“Qualifying groups of 10 or more people are eligible to receive one free night's stay (up to five nights) at a HI USA hostel for each day its members spend volunteering at least two hours in the surrounding community.
A little after 1 p.m., we walked from the Press Club to the Old Executive Office Building, where I spent a summer in the early 90s opening mail for President Clinton.
The schedule for the afternoon, the reason we were in Washington, was impressive.
Fran highlighted that it's not often so many high-level officials participate in an event like ours.
The video above features the first three speakers (in this order):
- Ben Rhodes, Deputy National Security Advisor for Strategic Communications and Speechwriting
- Denis McDonough, Chief of Staff, White House
- Evan Ryan, Assistant Secretary of State for Educational and Cultural Affairs
Listening to Ben Rhodes again reminds me of how well each of the speakers articulated the government's position while at the same time infusing anecdotes from their own lives and travels into their comments.
Two questions he posed to us start the Summit were:
How do we get more Americans engaged overseas?
How do we make sure we're looking at the whole world, including emerging destinations in addition to traditional countries? (The UK, Spain, and Italy account for 32 percent of study abroad experiences.)
Additional government speakers included:
- Secretary Penny Pritzker, Secretary of Commerce
- Tina Tchen, Chief of Staff to the First Lady
- Carrie Hessler-Radelet, Director of the Peace Corps
- Jonathan Greenblatt, Director of the Office of Social Innovation and Civic Participation
Most of the remarks were prepared and highlighted the government's case for promoting study abroad more aggressively.
Namely, it gives American students a competitive advantage in the workplace after they graduate and better positions in the United States as a leader in global commerce.
And it's fun. While I didn't study abroad during my four years at Colgate University, I did try to make up for it by spending the summer after graduation traveling through Europe.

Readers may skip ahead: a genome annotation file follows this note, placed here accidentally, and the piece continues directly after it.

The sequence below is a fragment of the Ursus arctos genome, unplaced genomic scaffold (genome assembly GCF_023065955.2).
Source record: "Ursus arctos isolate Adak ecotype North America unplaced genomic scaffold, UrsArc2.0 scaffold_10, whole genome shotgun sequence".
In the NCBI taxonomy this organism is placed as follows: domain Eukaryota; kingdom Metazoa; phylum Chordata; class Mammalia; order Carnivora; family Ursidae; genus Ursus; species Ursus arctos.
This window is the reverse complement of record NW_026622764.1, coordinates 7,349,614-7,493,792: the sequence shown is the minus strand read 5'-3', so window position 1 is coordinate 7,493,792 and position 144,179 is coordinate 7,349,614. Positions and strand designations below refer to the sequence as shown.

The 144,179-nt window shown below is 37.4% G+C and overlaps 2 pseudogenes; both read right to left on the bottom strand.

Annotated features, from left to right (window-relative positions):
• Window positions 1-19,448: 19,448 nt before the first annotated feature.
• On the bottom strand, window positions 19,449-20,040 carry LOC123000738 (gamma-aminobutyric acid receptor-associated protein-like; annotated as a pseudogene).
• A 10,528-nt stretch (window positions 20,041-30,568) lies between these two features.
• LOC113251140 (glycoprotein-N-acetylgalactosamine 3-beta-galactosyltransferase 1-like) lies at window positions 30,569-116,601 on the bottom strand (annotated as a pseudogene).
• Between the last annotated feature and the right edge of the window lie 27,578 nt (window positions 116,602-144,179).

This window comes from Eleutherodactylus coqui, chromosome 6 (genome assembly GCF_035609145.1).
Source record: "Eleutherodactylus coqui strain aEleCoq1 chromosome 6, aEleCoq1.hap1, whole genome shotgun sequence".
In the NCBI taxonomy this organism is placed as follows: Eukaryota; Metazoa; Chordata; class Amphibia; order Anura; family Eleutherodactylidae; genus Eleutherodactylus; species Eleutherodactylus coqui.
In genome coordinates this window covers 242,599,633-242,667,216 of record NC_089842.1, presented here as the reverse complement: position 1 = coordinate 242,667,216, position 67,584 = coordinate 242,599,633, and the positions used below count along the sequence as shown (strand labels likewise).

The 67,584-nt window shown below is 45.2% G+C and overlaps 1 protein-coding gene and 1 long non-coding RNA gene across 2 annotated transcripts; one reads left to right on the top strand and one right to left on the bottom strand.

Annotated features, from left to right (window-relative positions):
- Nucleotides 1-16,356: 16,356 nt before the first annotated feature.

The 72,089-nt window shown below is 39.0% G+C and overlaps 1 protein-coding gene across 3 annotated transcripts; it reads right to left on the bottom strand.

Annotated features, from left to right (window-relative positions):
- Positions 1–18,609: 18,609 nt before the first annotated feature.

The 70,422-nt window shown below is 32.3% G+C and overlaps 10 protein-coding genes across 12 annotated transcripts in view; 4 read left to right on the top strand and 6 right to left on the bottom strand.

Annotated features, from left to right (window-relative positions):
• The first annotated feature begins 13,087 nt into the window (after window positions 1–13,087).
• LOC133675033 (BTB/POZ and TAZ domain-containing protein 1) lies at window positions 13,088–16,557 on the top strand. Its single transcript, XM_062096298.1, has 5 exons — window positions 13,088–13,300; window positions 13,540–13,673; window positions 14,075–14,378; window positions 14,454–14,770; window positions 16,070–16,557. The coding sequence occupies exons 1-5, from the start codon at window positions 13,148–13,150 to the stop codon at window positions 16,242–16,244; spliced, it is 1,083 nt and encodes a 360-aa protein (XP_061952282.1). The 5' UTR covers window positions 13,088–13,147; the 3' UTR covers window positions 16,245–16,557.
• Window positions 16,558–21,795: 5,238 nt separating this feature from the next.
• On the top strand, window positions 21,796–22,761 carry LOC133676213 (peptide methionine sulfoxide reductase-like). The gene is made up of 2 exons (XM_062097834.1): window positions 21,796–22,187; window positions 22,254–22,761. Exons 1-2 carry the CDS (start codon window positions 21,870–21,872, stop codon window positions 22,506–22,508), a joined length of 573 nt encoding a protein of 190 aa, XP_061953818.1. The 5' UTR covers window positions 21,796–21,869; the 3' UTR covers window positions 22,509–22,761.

It was my first experience spending a significant amount of time outside my home country and gave me the space to see the United States, our culture, and our politics from a European perspective.
In between key government, speakers were three-panel discussions, which allowed for Q&A from the audience.
- Panel #1: Studying, Volunteering, and Working Abroad as a Civic and Economic Imperative
- Panel #2: Pushing Greater Diversity of Travelers, Destinations, and Fields
- Panel #3: Cultural Exploration
These discussions highlighted some critical challenges to increasing the number of students studying abroad, specifically the problems of income inequality and the disproportionate number of white Americans studying abroad versus minorities.
There are no easy answers to these questions, nor was the Summit meant to solve such deeply rooted problems in U.S. society, at least not overnight.
The Summit was meant to spark a conversation, a conversation I'm happy to be a part of if it helps inspire more college students to study abroad and more Americans to consider the option of working or volunteering in foreign countries.
Departing the Old Executive Office Building, we found ourselves facing the West Wing, which was a remarkable moment I took the time to capture with a photo.
Reception at the Newseum
It gave us all a chance to continue getting to know one another, take some photos, and at this point, enjoy a drink or two and the food of Wolfgang Puck Catering.
Fran spoke again during dinner, as did a representative from Turkish Airlines.
It was a wonderfully put-together event, and I only wish I had more time to walk through the Newseum's exhibits.
I received a complimentary stay at the HI Washington, DC.